“Fine.” That’s the dreaded, but common, answer that often comes when a parent asks their children about their day. We continue to pray that our kids would go past this stock answer – that they would communicate honestly with us about the real things that are going on in their lives. We continue to pray that, because our home is safe, our children will confide in us the things they aren’t willing or able to say anywhere else.

5. Teach them perseverance through their studies.

With each grade jump, the homework seems to grow more and more intense. While I’m still able to help our second grader with his math, our seventh grader has moved beyond my capacity. That’s a difficult thing for me, but it’s an opportunity for them to learn a greater lesson for life. The perseverance to keep at it, though it means hard work, will prove (I think) even more valuable in the years to come than their mastery of the quadratic formula.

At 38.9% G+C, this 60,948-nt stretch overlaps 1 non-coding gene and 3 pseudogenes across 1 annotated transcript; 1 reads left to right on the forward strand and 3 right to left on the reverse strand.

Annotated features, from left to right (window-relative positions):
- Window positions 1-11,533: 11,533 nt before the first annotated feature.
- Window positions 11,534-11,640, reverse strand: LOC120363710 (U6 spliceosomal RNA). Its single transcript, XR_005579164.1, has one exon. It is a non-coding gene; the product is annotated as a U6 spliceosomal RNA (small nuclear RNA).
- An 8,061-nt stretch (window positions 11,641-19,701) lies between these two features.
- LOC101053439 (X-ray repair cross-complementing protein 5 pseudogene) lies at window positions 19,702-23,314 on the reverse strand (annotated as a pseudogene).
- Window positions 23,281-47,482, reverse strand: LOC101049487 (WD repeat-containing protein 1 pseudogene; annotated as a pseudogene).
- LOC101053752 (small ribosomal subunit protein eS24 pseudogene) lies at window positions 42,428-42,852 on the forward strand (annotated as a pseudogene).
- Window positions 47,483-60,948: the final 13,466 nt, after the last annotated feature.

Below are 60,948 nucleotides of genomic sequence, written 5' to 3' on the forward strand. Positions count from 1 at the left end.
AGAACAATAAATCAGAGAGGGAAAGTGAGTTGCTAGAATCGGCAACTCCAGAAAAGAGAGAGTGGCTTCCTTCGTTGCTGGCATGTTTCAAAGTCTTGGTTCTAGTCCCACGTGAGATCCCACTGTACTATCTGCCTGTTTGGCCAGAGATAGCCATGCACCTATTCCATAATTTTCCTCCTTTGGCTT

6. Help them understand more deeply the greater purpose of education.

I remember the tunnel-vision of the teenage years, how you can only focus on what is immediately relevant to you at a given moment. Those were the days when life seemed to begin and end with each test or game or whatever. But in education, as with all things, there is a greater purpose for those who know Jesus. That greater purpose is to honor God through stewarding the resources He’s given us, including our brainpower. Education is a means to love the Lord our God in yet another way and glorify Him through the effort we bring to the task in front of us. We are praying that God would, by His grace, begin to expand our children’s vision for this greater purpose.

These are not the only prayers to pray as this school year begins, but it’s a start. And while we’re on the subject of prayer, here’s an extra one that I’m praying for myself and my wife as we get going in another fall:

Help us, Lord, to represent your kindness, compassion, discipline, and forgiveness that you perfectly display in the gospel through the way we parent our children.

May it be so, Lord.

Blessings, Kendall